On the ground near the labyrinth, one can find a round bronze pen. One of the windows has a hole in it. On June 21 at exactly 12:00, which is the middle of summer, the sun will shine through the circle on this bronze pin. A Syrian saint named Apollinaris is shown in the stained-glass window with the hole in it.
From the end of April to mid-October, you can see the Chartres en Lumiere every evening. The light festival starts at dusk, repeats until 1:00 am, and is great to experience. You can sit in the park at the main entrance.
- Plan your visit on Friday if you want to walk the labyrinth.
- The cathedral is closed for tourists on Sunday morning and during (other) church services.
- Opening hours are from 8.30 to 19.30
Audioguide: € 7,00
- Entrance Crypt (5 to 7 times a day): €4.00 (note: The tour is in French, you will receive a folder in your language)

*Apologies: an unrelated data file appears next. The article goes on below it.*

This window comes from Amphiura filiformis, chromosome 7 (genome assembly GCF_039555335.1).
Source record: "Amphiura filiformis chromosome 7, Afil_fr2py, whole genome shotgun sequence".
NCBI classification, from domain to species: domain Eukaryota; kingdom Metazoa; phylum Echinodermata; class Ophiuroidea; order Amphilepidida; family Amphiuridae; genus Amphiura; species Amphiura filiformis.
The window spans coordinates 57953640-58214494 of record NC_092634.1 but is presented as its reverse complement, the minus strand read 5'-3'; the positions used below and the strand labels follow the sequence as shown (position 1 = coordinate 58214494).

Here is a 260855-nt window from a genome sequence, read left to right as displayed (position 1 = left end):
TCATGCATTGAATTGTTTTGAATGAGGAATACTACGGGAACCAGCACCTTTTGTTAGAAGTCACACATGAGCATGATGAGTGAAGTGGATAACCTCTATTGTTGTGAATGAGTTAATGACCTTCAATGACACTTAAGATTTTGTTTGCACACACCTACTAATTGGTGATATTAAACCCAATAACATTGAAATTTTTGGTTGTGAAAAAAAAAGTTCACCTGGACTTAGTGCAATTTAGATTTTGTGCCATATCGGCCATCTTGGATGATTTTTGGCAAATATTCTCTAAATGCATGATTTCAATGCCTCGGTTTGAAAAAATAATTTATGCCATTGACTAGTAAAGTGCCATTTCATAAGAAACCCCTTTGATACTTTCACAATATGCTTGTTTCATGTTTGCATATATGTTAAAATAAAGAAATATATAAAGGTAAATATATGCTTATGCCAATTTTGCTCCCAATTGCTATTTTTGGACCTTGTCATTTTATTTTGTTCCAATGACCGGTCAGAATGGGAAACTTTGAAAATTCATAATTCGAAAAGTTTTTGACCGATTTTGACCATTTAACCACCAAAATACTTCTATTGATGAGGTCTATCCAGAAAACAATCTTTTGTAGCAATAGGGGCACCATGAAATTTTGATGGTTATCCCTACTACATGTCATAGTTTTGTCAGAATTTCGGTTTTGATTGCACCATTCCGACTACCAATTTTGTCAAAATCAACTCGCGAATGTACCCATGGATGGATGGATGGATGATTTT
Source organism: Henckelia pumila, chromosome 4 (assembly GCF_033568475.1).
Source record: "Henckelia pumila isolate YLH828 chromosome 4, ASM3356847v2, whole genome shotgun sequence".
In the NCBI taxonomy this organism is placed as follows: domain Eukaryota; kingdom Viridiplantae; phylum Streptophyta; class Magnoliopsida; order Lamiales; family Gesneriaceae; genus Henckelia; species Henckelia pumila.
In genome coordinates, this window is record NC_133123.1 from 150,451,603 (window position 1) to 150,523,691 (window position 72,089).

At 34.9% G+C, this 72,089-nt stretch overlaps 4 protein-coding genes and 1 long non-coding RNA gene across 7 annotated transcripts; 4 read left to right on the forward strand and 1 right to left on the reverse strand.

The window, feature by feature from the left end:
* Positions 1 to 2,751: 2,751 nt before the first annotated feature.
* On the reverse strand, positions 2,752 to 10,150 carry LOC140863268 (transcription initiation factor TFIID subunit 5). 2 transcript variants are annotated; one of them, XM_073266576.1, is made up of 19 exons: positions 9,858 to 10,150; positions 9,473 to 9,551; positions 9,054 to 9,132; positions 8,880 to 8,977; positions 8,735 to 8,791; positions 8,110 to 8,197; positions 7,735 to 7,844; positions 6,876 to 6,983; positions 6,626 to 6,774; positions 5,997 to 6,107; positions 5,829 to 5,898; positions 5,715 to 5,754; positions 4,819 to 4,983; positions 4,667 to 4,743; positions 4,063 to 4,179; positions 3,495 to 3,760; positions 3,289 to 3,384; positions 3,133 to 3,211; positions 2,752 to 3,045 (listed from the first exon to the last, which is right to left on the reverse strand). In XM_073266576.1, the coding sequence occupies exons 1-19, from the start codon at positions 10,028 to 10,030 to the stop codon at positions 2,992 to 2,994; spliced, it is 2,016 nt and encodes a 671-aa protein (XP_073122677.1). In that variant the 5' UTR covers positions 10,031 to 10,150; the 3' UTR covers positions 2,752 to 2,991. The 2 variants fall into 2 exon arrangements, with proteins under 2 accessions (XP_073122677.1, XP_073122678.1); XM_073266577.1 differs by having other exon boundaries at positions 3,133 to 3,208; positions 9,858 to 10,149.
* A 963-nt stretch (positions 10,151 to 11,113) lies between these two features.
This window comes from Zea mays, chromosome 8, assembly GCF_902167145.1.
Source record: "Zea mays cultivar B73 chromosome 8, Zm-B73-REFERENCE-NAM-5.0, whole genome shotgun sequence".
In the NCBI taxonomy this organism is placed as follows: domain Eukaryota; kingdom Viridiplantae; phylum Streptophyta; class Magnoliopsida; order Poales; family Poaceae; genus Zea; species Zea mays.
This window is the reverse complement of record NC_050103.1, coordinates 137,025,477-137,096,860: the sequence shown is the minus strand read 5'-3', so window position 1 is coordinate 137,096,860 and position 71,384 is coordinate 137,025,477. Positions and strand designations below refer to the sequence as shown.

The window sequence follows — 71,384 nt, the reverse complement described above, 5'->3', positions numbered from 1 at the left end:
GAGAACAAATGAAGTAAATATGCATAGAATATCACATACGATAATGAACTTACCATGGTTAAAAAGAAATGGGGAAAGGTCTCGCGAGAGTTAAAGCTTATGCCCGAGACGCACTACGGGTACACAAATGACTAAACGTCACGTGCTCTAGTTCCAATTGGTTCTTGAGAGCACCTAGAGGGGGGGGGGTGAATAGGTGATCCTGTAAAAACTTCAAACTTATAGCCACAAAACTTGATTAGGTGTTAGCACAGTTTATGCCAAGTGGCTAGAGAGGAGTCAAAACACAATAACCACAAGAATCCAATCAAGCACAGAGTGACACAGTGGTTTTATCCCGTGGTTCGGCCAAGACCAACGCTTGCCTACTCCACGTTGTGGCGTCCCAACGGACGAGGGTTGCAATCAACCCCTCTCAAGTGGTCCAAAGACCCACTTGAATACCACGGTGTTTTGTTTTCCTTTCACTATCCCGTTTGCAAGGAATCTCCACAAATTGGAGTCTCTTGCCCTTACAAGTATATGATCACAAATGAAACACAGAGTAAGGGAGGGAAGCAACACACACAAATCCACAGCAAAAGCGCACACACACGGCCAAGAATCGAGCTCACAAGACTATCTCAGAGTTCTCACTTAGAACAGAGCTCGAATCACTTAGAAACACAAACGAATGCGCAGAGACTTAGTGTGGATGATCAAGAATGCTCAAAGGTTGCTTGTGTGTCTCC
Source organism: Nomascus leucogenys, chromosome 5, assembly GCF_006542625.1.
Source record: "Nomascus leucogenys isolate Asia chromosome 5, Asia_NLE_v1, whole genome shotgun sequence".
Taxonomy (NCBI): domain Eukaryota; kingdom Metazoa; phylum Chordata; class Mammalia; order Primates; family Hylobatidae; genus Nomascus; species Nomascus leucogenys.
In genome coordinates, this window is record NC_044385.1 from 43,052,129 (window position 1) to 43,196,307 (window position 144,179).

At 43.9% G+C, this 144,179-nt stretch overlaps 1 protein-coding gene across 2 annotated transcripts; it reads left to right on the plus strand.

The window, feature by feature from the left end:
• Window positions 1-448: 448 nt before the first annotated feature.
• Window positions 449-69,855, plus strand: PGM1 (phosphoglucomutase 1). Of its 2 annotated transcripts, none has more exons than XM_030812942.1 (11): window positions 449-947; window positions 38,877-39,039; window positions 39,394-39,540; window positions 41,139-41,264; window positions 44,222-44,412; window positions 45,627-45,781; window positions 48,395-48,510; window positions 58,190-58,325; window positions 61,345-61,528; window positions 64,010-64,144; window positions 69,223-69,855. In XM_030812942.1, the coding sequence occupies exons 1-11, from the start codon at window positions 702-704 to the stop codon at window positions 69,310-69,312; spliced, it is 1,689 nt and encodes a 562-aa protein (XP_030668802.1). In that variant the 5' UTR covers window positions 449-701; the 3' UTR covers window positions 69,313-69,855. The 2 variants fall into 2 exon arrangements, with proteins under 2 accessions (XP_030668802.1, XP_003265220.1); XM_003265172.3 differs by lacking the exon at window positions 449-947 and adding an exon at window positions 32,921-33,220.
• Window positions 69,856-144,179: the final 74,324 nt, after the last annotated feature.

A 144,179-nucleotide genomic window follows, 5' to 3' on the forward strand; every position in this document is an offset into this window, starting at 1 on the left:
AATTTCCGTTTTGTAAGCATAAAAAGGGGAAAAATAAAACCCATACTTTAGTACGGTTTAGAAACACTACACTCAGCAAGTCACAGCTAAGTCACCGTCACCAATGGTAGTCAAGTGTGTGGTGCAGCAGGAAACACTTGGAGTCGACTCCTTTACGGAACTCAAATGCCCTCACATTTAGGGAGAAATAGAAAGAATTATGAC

- You can visit the bell tower for € 6,00
Walking the labyrinth
Plan to be in Chartres on a Friday. If it’s not a holiday, you can walk the labyrinth on Friday. The maze is covered with chairs every other day.
Tips for walking the labyrinth
Meditate in advance about an issue. When you walk the labyrinth, repeat the question until an answer comes to mind. In the middle of the labyrinth, repeat the question in each leaf and consider the solution you have received. You will notice that the answer becomes clearer and more apparent. Then you walk back through the labyrinth while meditating on the answer.
Places to stay
Chartres Cathedral is magnificent, but you will also love the old town. So it will be worthwhile to book a hotel for a day (or two).
Just fill in the dates below and see what is available. I always use booking.com because it is easy to use.
Maybe you’d like to check out the Mercure Chartres Cathedrale hotel. It is in the center, near the cathedral and has a lovely staff.